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Publication Title

Frontiers in Bioengineering and Biotechnology





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Frontiers Media


The strength of lower extremity is important for individuals to maintain balance and ambulation functions. The previous studies showed that individuals with Parkinson’s disease suffered from fatigue and strength loss of central origin. The purpose of this study was to investigate the effect of lower extremities’ cycling training on different components of force and fatigue in individuals with Parkinson’s disease. Twenty-four individuals (13 males, 11 females, mean age: 60.58 ± 8.21 years) diagnosed with idiopathic Parkinson’s disease were randomized into training and control groups. The maximum voluntary contraction (MVC) force, voluntary activation level (VA), and twitch force of knee extensors were measured using a custom-made system with surface electrical stimulation. The general, central, and peripheral fatigue indexes (GFI, CFI, and PFI) were calculated after a fatiguing cycling protocol. Subjects received 8 weeks of low resistance cycling training (training group) or self-stretching (control group) programs. Results showed that MVC, VA, and twitch force improved (p < 0.05) only in the training group. Compared to the baseline, central fatigue significantly improved in the training group, whereas peripheral fatigue showed no significant difference in two groups. The cycling training was beneficial for individuals with Parkinson’s disease not only in muscle strengthening but also in central fatigue alleviation. Further in-depth investigation is required to confirm the effect of training and its mechanism on central fatigue.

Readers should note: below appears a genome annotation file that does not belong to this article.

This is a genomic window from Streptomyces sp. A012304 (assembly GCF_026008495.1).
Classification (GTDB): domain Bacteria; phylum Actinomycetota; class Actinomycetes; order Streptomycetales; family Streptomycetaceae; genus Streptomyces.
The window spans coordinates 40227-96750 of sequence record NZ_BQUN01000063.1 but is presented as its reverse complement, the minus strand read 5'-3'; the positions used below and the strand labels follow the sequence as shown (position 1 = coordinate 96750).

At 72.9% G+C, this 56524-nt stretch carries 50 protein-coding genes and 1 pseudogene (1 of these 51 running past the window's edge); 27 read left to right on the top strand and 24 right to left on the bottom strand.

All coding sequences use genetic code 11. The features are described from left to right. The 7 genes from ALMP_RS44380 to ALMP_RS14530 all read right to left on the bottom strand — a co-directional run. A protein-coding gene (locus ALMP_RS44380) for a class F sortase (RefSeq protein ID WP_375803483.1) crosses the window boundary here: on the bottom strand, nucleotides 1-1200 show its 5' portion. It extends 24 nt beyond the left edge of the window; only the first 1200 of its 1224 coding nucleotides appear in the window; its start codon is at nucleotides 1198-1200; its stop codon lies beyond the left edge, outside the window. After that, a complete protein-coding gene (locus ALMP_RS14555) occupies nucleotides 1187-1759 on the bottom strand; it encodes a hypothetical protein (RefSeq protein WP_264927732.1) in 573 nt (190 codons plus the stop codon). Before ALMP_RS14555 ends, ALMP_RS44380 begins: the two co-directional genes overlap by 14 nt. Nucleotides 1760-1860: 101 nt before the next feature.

Author Posting © The Author(s), 2022. This article is posted here by permission of Frontiers Media for personal use and redistribution. This article was published open access in Frontiers in Bioengineering and Biotechnology, Volume 10, (March 2022),

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Creative Commons Attribution 4.0 International License
This work is licensed under a Creative Commons Attribution 4.0 International License.